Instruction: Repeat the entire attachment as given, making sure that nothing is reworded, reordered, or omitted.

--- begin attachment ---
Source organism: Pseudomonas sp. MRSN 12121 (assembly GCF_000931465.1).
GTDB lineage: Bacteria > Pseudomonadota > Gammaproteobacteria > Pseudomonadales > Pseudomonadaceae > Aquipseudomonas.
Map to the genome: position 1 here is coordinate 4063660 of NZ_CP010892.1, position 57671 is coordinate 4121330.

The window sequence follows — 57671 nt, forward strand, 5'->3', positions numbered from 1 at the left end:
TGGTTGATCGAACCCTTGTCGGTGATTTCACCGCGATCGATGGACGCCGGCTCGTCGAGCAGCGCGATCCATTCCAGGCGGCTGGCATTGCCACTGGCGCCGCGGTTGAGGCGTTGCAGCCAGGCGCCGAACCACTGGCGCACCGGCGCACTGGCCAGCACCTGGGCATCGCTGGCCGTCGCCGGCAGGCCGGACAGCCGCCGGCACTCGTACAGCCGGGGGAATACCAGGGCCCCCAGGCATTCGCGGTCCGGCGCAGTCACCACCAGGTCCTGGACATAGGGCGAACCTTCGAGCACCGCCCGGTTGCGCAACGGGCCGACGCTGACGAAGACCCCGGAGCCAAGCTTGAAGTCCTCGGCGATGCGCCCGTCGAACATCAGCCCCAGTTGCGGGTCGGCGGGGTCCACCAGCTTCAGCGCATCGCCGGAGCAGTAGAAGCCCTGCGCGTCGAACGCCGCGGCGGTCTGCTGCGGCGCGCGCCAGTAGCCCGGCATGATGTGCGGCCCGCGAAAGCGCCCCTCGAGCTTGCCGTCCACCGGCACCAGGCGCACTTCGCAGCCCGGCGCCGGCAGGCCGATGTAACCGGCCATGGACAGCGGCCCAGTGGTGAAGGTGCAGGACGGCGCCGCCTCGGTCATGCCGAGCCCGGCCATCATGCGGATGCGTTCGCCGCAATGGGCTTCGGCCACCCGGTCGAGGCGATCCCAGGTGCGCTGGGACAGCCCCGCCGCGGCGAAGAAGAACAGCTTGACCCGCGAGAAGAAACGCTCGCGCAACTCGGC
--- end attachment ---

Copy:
Source organism: Pseudomonas sp. MRSN 12121 (assembly GCF_000931465.1).
GTDB lineage: Bacteria > Pseudomonadota > Gammaproteobacteria > Pseudomonadales > Pseudomonadaceae > Aquipseudomonas.
Map to the genome: position 1 here is coordinate 4063660 of NZ_CP010892.1, position 57671 is coordinate 4121330.

The window sequence follows — 57671 nt, forward strand, 5'->3', positions numbered from 1 at the left end:
TGGTTGATCGAACCCTTGTCGGTGATTTCACCGCGATCGATGGACGCCGGCTCGTCGAGCAGCGCGATCCATTCCAGGCGGCTGGCATTGCCACTGGCGCCGCGGTTGAGGCGTTGCAGCCAGGCGCCGAACCACTGGCGCACCGGCGCACTGGCCAGCACCTGGGCATCGCTGGCCGTCGCCGGCAGGCCGGACAGCCGCCGGCACTCGTACAGCCGGGGGAATACCAGGGCCCCCAGGCATTCGCGGTCCGGCGCAGTCACCACCAGGTCCTGGACATAGGGCGAACCTTCGAGCACCGCCCGGTTGCGCAACGGGCCGACGCTGACGAAGACCCCGGAGCCAAGCTTGAAGTCCTCGGCGATGCGCCCGTCGAACATCAGCCCCAGTTGCGGGTCGGCGGGGTCCACCAGCTTCAGCGCATCGCCGGAGCAGTAGAAGCCCTGCGCGTCGAACGCCGCGGCGGTCTGCTGCGGCGCGCGCCAGTAGCCCGGCATGATGTGCGGCCCGCGAAAGCGCCCCTCGAGCTTGCCGTCCACCGGCACCAGGCGCACTTCGCAGCCCGGCGCCGGCAGGCCGATGTAACCGGCCATGGACAGCGGCCCAGTGGTGAAGGTGCAGGACGGCGCCGCCTCGGTCATGCCGAGCCCGGCCATCATGCGGATGCGTTCGCCGCAATGGGCTTCGGCCACCCGGTCGAGGCGATCCCAGGTGCGCTGGGACAGCCCCGCCGCGGCGAAGAAGAACAGCTTGACCCGCGAGAAGAAACGCTCGCGCAACTCGGC